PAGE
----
THE silence usually found in suburban Singleton was shattered yesterday by the sound of metal on metal, glass smashing and children screaming.
Then came the wail of emergency vehicles - dozens of them - and parents screaming as they sprinted down Church Street and across a vacant lot to a crumpled school bus that had moments earlier been in collision with a prime mover.
A nine-year-old boy was dead, seven other children, aged between six and 10, were either covered in blood or nursing injuries. The scene was chaotic. A quintessential parent's nightmare.
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In the minutes before the 3.50pm crash there had been no suggestion the quiet but dangerously narrow intersection of Church and Kelso streets was going to play host to a tragedy that took one life and changed more than a dozen others.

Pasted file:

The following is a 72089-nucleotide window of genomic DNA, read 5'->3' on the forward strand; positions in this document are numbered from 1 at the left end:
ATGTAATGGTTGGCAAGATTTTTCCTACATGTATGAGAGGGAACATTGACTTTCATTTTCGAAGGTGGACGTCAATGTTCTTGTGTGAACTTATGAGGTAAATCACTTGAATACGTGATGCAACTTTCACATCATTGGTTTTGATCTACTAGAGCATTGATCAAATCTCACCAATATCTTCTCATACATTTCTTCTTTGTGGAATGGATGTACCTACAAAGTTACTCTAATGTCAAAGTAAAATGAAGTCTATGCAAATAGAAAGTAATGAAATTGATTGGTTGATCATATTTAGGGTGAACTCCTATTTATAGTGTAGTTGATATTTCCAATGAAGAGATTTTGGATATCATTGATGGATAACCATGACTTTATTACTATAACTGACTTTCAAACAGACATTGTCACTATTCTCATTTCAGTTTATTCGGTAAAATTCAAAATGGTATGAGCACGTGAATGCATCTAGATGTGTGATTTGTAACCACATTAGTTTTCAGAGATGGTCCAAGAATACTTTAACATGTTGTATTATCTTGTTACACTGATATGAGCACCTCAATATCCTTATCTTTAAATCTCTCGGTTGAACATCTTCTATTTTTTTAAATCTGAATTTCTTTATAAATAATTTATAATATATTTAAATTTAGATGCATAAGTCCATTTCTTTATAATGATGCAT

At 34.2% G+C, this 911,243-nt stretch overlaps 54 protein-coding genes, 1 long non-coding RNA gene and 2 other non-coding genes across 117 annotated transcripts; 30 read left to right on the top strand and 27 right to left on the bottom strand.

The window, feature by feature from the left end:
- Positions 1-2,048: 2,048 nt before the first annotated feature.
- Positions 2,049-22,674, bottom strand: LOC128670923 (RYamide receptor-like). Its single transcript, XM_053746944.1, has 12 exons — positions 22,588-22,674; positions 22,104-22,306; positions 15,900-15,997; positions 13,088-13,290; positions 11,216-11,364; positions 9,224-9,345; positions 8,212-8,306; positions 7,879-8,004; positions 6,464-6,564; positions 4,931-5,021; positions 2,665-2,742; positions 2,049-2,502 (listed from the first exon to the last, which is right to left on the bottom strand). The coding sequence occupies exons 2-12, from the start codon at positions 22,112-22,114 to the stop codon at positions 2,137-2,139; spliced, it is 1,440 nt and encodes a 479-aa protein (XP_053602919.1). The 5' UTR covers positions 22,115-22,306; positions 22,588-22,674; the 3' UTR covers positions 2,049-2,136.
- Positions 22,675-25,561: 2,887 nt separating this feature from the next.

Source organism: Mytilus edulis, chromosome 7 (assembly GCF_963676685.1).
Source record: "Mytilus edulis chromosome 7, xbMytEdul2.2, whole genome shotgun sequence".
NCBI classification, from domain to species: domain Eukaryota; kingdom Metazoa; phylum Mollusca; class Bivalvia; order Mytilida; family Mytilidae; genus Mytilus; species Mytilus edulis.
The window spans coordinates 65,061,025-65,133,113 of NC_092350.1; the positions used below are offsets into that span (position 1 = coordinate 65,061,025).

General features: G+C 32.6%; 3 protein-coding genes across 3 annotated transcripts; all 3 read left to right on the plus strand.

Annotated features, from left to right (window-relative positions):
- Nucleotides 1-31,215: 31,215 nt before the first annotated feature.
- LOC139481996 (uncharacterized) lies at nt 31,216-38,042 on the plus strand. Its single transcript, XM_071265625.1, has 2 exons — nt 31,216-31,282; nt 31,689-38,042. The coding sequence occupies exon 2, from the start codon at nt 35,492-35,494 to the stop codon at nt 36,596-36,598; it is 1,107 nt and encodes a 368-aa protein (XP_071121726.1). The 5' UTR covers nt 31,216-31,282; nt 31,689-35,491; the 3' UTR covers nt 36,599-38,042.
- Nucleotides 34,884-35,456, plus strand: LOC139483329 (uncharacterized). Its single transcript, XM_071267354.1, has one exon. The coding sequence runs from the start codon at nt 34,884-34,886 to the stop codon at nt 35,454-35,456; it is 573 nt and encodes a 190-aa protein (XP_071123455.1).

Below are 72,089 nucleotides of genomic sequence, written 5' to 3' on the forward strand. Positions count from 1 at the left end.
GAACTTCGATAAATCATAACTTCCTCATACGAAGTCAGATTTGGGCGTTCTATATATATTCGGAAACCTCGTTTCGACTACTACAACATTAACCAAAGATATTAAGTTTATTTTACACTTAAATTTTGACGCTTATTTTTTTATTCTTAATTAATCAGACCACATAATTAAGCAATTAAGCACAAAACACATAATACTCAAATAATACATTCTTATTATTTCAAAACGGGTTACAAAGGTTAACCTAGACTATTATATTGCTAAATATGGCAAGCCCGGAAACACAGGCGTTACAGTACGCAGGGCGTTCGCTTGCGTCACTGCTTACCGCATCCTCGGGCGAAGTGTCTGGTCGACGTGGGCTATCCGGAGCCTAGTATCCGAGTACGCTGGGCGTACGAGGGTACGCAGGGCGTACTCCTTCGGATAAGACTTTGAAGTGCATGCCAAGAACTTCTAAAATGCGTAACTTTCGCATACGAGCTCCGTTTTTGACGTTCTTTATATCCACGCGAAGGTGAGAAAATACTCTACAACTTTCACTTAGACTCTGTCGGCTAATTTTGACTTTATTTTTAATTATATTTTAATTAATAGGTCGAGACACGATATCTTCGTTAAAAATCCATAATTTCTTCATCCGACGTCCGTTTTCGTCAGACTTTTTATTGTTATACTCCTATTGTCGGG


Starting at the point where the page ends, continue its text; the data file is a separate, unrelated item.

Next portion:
Children were making their way home from school, people were walking their dogs and residents in nearby Edward Street were sitting on their front porch, content and enjoying the late sun.
Brian Waston, who has lived in Church Street for 68 years, told the Newcastle Herald he, and his 90-year-old mother Ruth, would never forget the sounds of children screaming that pierced the afternoon.
Singleton residents who had news of the magnitude of the crash and arrived on the scene were shocked that the tiny intersection could play host to a fatal accident involving two heavy vehicles.
The area is signposted 50km/h, used by locals to divert from the main street of Singleton and a far cry from the nearby New England Highway.
Singleton returned to a stranger quiet last night as dozens of police examined the scene in a bid to answer the question of how so much hysteria was sparked on a suburban street.
**Police this afternoon revised the age of the child killed in the accident after initial reports identified him as eight years old.
If you are feeling down, phone Lifeline on 13 11 14 or the Kids Helpline on 1800 55 1800.